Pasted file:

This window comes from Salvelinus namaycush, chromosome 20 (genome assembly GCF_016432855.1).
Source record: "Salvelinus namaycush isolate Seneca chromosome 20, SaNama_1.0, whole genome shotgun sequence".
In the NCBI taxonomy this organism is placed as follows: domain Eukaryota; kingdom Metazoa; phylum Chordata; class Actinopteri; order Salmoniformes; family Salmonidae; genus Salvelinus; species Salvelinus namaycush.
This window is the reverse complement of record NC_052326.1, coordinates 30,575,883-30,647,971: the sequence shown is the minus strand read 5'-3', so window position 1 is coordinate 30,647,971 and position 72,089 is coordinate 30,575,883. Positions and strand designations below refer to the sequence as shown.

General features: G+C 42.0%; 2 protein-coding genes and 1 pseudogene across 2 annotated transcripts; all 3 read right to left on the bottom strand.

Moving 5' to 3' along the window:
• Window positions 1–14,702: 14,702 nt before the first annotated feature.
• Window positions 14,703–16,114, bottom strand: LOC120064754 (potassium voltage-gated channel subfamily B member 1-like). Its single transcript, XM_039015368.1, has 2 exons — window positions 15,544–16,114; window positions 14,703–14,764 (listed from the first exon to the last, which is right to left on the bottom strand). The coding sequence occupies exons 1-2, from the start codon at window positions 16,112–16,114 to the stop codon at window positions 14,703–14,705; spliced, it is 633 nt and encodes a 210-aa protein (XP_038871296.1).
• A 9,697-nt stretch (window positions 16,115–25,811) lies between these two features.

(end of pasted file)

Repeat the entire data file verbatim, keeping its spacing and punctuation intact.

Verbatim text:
This window comes from Salvelinus namaycush, chromosome 20 (genome assembly GCF_016432855.1).
Source record: "Salvelinus namaycush isolate Seneca chromosome 20, SaNama_1.0, whole genome shotgun sequence".
In the NCBI taxonomy this organism is placed as follows: domain Eukaryota; kingdom Metazoa; phylum Chordata; class Actinopteri; order Salmoniformes; family Salmonidae; genus Salvelinus; species Salvelinus namaycush.
This window is the reverse complement of record NC_052326.1, coordinates 30,575,883-30,647,971: the sequence shown is the minus strand read 5'-3', so window position 1 is coordinate 30,647,971 and position 72,089 is coordinate 30,575,883. Positions and strand designations below refer to the sequence as shown.

General features: G+C 42.0%; 2 protein-coding genes and 1 pseudogene across 2 annotated transcripts; all 3 read right to left on the bottom strand.

Moving 5' to 3' along the window:
• Window positions 1–14,702: 14,702 nt before the first annotated feature.
• Window positions 14,703–16,114, bottom strand: LOC120064754 (potassium voltage-gated channel subfamily B member 1-like). Its single transcript, XM_039015368.1, has 2 exons — window positions 15,544–16,114; window positions 14,703–14,764 (listed from the first exon to the last, which is right to left on the bottom strand). The coding sequence occupies exons 1-2, from the start codon at window positions 16,112–16,114 to the stop codon at window positions 14,703–14,705; spliced, it is 633 nt and encodes a 210-aa protein (XP_038871296.1).
• A 9,697-nt stretch (window positions 16,115–25,811) lies between these two features.